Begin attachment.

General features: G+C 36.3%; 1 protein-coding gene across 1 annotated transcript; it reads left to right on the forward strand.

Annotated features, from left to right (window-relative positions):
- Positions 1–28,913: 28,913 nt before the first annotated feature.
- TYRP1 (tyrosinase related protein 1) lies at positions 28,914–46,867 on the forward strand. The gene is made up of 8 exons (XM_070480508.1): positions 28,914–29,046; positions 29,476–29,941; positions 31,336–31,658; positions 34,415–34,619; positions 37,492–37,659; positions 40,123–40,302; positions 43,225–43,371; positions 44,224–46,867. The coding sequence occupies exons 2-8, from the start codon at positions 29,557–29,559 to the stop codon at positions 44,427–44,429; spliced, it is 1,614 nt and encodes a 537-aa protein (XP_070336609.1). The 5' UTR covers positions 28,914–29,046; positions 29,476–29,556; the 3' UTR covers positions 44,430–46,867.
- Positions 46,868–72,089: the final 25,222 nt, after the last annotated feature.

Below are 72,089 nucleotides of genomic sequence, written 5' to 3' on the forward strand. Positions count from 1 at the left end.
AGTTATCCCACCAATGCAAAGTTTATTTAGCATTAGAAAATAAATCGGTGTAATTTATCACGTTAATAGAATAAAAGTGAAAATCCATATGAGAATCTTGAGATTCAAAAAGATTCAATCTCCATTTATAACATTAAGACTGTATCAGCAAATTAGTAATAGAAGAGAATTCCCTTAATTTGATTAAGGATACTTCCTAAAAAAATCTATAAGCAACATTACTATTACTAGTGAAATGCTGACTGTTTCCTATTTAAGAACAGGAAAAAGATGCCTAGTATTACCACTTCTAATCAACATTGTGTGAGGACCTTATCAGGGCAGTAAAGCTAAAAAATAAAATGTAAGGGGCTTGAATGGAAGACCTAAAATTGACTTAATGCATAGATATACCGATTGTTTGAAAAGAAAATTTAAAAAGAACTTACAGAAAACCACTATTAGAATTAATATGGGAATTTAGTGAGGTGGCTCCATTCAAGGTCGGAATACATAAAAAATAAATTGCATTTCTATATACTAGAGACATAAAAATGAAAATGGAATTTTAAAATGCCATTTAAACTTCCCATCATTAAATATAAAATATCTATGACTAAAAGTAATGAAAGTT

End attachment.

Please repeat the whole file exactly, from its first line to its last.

General features: G+C 36.3%; 1 protein-coding gene across 1 annotated transcript; it reads left to right on the forward strand.

Annotated features, from left to right (window-relative positions):
- Positions 1–28,913: 28,913 nt before the first annotated feature.
- TYRP1 (tyrosinase related protein 1) lies at positions 28,914–46,867 on the forward strand. The gene is made up of 8 exons (XM_070480508.1): positions 28,914–29,046; positions 29,476–29,941; positions 31,336–31,658; positions 34,415–34,619; positions 37,492–37,659; positions 40,123–40,302; positions 43,225–43,371; positions 44,224–46,867. The coding sequence occupies exons 2-8, from the start codon at positions 29,557–29,559 to the stop codon at positions 44,427–44,429; spliced, it is 1,614 nt and encodes a 537-aa protein (XP_070336609.1). The 5' UTR covers positions 28,914–29,046; positions 29,476–29,556; the 3' UTR covers positions 44,430–46,867.
- Positions 46,868–72,089: the final 25,222 nt, after the last annotated feature.

Below are 72,089 nucleotides of genomic sequence, written 5' to 3' on the forward strand. Positions count from 1 at the left end.
AGTTATCCCACCAATGCAAAGTTTATTTAGCATTAGAAAATAAATCGGTGTAATTTATCACGTTAATAGAATAAAAGTGAAAATCCATATGAGAATCTTGAGATTCAAAAAGATTCAATCTCCATTTATAACATTAAGACTGTATCAGCAAATTAGTAATAGAAGAGAATTCCCTTAATTTGATTAAGGATACTTCCTAAAAAAATCTATAAGCAACATTACTATTACTAGTGAAATGCTGACTGTTTCCTATTTAAGAACAGGAAAAAGATGCCTAGTATTACCACTTCTAATCAACATTGTGTGAGGACCTTATCAGGGCAGTAAAGCTAAAAAATAAAATGTAAGGGGCTTGAATGGAAGACCTAAAATTGACTTAATGCATAGATATACCGATTGTTTGAAAAGAAAATTTAAAAAGAACTTACAGAAAACCACTATTAGAATTAATATGGGAATTTAGTGAGGTGGCTCCATTCAAGGTCGGAATACATAAAAAATAAATTGCATTTCTATATACTAGAGACATAAAAATGAAAATGGAATTTTAAAATGCCATTTAAACTTCCCATCATTAAATATAAAATATCTATGACTAAAAGTAATGAAAGTT